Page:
In an increasingly environmentally conscious world the forthcoming abandonment of North Sea Oil and Gas Platforms will need to be conducted in an environmentally friendly, and cost efficient manner. This study into some of the environmental costs of these activities evaluates four abandonment methodologies from an energy consumption, and CO2 production viewpoint, and identifies the problems associated with each from a ‘local’ and ‘global’ perspective.

The study shows that the selection of abandonment method can play a large part in determining of the overall energy and CO2 efficiency of the abandonment works, and also shows the difference between the ‘local’ costs to recover the structure, and the ‘global’ costs that result from those actions. It is also shown that the potential environmental savings from recycling materials are more than large enough to justify the extra environmental expense to recover all of a steel jacket and topsides. I.e. small costs for a large gain.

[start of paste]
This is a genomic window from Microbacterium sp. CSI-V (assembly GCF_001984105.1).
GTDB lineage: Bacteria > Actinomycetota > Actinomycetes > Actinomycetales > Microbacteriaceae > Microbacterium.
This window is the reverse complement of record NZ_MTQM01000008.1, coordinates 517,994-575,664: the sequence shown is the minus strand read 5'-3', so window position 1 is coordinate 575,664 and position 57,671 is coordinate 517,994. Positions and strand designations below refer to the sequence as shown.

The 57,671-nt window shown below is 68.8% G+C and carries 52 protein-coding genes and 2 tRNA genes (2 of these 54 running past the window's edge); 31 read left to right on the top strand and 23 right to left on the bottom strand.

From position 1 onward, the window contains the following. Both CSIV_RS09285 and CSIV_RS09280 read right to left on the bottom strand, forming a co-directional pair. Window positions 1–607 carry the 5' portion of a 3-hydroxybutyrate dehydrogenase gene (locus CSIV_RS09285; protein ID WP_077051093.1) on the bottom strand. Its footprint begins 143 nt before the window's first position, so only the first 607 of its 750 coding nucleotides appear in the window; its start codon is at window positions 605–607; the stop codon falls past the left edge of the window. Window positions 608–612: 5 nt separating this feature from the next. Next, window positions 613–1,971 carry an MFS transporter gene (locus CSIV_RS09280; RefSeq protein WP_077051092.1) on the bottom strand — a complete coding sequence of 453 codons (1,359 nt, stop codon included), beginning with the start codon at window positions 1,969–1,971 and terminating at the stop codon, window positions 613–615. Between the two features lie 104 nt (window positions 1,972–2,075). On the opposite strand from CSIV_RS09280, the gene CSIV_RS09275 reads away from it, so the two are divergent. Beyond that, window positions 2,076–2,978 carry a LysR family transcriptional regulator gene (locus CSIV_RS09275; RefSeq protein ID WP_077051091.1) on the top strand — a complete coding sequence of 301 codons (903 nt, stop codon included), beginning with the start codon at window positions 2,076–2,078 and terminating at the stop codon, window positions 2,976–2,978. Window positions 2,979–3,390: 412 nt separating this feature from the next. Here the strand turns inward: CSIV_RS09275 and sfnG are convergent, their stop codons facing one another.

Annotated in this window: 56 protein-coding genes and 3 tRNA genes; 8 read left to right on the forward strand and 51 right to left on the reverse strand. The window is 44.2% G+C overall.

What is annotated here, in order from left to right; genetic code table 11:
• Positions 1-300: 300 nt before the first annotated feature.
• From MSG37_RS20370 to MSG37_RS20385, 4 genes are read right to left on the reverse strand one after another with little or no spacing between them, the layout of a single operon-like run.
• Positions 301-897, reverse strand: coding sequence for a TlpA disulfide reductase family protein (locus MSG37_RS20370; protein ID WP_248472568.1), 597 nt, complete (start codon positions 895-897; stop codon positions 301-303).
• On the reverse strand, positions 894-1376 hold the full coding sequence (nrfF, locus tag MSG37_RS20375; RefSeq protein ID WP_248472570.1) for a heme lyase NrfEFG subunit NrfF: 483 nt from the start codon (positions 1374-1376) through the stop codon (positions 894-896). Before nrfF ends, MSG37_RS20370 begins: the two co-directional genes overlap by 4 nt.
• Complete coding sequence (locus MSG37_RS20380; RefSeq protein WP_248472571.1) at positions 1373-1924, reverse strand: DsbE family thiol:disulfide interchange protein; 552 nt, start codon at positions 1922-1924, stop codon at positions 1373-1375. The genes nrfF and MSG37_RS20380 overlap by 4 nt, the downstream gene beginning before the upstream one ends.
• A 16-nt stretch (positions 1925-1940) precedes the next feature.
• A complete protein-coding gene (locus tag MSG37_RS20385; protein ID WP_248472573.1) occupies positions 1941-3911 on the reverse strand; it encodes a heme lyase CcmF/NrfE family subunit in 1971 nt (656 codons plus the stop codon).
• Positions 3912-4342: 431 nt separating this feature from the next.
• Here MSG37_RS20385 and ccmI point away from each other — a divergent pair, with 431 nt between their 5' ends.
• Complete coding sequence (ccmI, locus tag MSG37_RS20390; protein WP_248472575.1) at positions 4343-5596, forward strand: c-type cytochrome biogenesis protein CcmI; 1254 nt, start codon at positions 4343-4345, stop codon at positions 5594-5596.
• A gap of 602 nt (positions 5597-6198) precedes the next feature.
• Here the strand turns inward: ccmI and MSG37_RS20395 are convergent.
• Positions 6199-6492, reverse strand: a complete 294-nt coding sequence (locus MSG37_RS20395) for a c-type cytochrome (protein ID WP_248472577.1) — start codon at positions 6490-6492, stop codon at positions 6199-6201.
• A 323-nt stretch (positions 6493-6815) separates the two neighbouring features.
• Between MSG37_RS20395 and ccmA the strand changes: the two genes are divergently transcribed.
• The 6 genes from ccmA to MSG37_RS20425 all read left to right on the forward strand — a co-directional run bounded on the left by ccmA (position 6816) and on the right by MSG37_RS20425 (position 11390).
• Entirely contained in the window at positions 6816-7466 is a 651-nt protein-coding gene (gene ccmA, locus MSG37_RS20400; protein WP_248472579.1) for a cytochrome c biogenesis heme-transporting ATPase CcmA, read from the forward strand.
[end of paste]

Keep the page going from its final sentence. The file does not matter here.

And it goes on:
The end conclusion is that there is the potential to fully recover all the steel platforms in the North Sea in a financially and environmentally efficient manner, but in order to do this there will need to be a co-ordinated Inter Government, Inter Company (Operators and Contractors) drive, that will force a rethink of a lot of current practises.

You can access this article if you purchase or spend a download.